LIMITED TIME OFFER ✓ Unlimited access to digital HuskerExtra, PLUS high school, local, and national sports ✓ Scoops and insights from our top reporters ✓ Pre-game information, live blogs and post-game analysis ✓ Stunning game photos and videos
EVANSTON, Ill. — Beyond belief, voice quiet, eyes trained down at a worn wooden podium, Nebraska coach Scott Frost tried to find the words to match the gut-punch combination of feelings etched on his face Saturday afternoon.
Here stood a first-year coach who must have, at least briefly, thought his team was about to earn its first win. Here stood a Husker alum who knows what football means to the school and the state. Here stood a fierce competitor known for having a response ready for every situation, left, for the first time this year and perhaps for the first time in a long time, without answers.
“I’m kind of running out of words to tell them other than just, 'Stick together,’” Frost said. “They deserved to win that game today. … I just feel bad for them. This is wearing on me, but mostly I just feel bad for, especially the seniors. …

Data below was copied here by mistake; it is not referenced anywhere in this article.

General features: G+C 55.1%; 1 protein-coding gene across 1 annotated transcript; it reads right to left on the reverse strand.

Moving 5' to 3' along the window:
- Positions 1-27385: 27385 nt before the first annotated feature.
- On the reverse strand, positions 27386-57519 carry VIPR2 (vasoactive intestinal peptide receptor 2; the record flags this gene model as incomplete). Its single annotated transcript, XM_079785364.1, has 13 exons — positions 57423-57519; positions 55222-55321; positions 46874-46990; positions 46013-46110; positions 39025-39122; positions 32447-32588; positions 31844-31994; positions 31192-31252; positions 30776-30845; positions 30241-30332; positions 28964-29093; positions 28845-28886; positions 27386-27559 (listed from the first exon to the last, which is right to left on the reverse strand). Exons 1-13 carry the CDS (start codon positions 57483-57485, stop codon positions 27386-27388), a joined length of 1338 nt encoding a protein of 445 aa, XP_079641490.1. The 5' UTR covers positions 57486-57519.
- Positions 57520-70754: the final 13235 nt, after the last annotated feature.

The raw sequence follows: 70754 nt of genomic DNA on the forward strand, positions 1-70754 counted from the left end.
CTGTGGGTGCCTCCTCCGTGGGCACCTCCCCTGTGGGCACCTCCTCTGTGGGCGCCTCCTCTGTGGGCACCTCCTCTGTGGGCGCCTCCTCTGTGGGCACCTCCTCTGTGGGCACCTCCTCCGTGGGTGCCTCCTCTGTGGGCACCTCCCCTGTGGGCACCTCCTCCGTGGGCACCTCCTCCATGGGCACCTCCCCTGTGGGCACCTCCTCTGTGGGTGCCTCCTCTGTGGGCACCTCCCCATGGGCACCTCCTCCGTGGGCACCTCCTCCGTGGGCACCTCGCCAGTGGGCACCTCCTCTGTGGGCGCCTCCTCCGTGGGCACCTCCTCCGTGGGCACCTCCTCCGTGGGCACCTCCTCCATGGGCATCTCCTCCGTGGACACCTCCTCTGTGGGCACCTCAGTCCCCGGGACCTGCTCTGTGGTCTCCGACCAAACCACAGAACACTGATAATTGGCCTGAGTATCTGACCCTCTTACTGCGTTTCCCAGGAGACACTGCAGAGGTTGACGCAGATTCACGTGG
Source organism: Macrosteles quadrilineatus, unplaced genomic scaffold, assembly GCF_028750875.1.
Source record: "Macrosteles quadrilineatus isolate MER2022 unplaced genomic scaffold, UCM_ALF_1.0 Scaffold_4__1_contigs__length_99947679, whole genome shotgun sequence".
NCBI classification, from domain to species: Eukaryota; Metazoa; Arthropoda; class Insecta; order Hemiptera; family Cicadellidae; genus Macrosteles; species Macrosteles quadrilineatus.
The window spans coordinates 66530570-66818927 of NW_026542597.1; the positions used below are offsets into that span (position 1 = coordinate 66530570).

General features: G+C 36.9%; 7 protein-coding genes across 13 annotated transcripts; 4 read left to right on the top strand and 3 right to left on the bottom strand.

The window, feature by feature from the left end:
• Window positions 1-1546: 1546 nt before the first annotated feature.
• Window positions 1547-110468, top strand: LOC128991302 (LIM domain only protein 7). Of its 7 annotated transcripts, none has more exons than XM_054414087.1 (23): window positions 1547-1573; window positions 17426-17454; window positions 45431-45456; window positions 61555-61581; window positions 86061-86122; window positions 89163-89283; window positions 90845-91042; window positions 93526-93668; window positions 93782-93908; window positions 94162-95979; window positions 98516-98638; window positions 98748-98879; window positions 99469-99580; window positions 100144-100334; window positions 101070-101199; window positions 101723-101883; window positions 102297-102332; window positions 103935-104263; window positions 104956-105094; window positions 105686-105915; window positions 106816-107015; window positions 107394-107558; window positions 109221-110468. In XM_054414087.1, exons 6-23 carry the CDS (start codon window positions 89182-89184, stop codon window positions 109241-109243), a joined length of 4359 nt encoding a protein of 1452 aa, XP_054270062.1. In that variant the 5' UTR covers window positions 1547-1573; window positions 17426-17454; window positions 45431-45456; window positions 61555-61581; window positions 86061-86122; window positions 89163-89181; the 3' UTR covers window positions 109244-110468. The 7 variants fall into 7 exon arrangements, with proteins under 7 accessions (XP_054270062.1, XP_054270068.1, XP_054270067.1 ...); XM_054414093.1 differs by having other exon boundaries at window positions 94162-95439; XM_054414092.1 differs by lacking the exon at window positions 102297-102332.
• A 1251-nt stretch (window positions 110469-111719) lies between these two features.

“Some of the things that are happening to us this year I haven’t ever really seen before, so it’s hard for me to anticipate them and fix them. I’ve never seen that happen.”
Such was the late-game carnage, which included 10 Northwestern points and 161 yards in the final 5 minutes, 41 seconds to erase a 10-point lead and then a continuation of the blunders through overtime, to turn a hard-earned road win into a hard-to-believe loss that felt equal parts like old hat and a new low.
This much is undeniably true: Nebraska football is winless (0-6, 0-4 Big Ten) over its first six regular-season games for the first time in the 129-year history of the program.
“Gotta make one more play,” Frost said. “Somehow.”
Just minutes before Frost spoke in a cramped room beneath the south end zone bleachers at Ryan Field, Northwestern was way off in the distance, 99 yards away from that goal line on the north end of the field, starting at its own 1 with 2:02 remaining and needing seven unlikely points just to force overtime.
The ensuing drive unfolded seemingly in slow motion and at warp speed simultaneously.